On the heels of a study raising questions about youth football and brain impairment later in life among NFL players comes another study showing positive results for a national program to protect the heads of young players.
Heads Up Football, designed to train coaches to teach youngsters to keep their heads out of tackling, delivered fewer measured helmet hits, concussions and overall injuries in a comparison done last season with leagues that did not participate, according to data released Monday.
The study was done by the Datalys Center for Sports Injury Research and Prevention, which manages the NCAA’s injury surveillance system.
It was commissioned by USA Football, an Indianapolis-based non-profit, which launched Heads Up Football nationally in 2013. USA Football said it played no role in conducting the research.
“What we thought going (in) was maybe if we educate the coaches, maybe that will make a difference, and it really did,” said Tom Dompier, Datalys president and injury epidemiologist.
The week before the Super Bowl, Boston University researchers released a study based on tests of memory and thinking functions given to 42 former NFL players. It found those who played football before age 12 did “significantly worse” than those who began at 12 or over.
That report urged more research on balancing the “countless benefits” of youth sports with the “potential detrimental effects” during young ages of brain development.
USA Football, which last year received a five-year, $45-million grant from the National Football League Foundation, said 5,500 youth leagues (more than half the U.S. total) and 750 high schools in 44 states participated in Heads Up in 2014. It includes a coaching certification course, training of “player safety coaches” for each team, concussion awareness training for coaches, parents and players and instruction on helmet shoulder pad fitting and coping with heat and hydration.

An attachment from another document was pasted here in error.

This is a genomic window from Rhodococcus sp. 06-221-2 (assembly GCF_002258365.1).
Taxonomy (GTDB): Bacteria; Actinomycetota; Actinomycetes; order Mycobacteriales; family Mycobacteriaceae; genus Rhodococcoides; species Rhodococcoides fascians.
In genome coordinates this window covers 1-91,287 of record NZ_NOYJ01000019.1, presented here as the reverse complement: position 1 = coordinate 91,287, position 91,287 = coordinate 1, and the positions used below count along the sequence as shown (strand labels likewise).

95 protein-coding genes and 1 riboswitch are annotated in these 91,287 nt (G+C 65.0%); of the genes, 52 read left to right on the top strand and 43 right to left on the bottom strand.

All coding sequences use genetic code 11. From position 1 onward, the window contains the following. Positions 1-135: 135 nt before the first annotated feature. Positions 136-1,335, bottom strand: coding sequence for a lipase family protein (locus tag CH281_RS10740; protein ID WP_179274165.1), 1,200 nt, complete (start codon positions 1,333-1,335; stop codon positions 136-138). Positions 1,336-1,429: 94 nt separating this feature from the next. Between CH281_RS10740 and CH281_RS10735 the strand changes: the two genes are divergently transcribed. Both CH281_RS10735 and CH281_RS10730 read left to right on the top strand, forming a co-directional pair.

In the study, Datalys said 2,108 players ages 5-15 on 100 teams in four states (South Carolina, Arizona, Indiana and Massachusetts) were monitored by “independent” athletic trainers.
“What we did is compared a number of leagues that had gone through Heads Up Football and a number of leagues who had not to see if educating coaches, tackling differently, concussion awareness, if all those things made a difference in terms of injuries and impacts to the head,” said Dompier.
Datalys said the Heads Up leagues had a 34 percent reduction in concussions in practice and a 29 percent reduction in games.
“When we hypothesized the study we thought we’d only see a difference in practices because that’s where … the researchers thought it would make the biggest difference,” said Dompier, who said data shows the training carried over into games.
The study outfitted 72 players with helmet sensors for practices. Of those, 38 were in Heads up Football and 34 were not.
The study found the Heads Up group had an average of 2.5 fewer head impacts per practice that measured at 10 G’s (force resulting from acceleration). Datalys said that over a 12-week season with three practices a week that would be 90 fewer such head impacts per season.
Datalys also said that Heads Up players have a 76 percent reduction in overall injuries.
“Now those are all injuries, so those include the most minor injuries, those are injuries that are like overuse (injuries) or scrapes and bumps that the player may get evaluated by the athletic trainer and then return to sport the same day,” he said.
But Datalys also reported a 57 reduction for Heads Up in more serious injuries that kept players from returning to practice or play for at least 24 hours.
Dompier said the result fit a trend he’d seen in two previous years of monitoring injuries for USA Football. He said Datalys began studying such topics as whether grouping players only by age – and not taking weight into account — might cause more injuries.
It found no correlation
“It made us hypothesize after that first two years well maybe it’s related to coach or player behavior, the way they tackle or drills that they run at practice,’’ said Dompier.
NFL Commissioner Roger Goodell mentioned Heads Up at his Super Bowl press conference.
“It’s teaching coaches how to coach safe techniques. It’s teaching kids how to play the game safely, and that’s good for the long-term future of the game, and we’ll continue to invest in it as we’ve done,” said Goodell.
Jeff Miller, NFL senior vice president of health and safety policy, was asked about youth football.
“I would tell a parent, and as one whose son is about to start playing tackle football this coming fall, there’s no safer time for you son to play football,’’ said Miller.
“We have laws in 50 states now that … tell people how to deal with youth concussions,” said Miller. “We have, through USA Football, at least more than 100,000 coaches who are trained and certified. … So the game has changed a great deal from those retrospective studies that may have analyzed players who played youth football 40 years ago versus what’s going to happen on the football fields this fall.”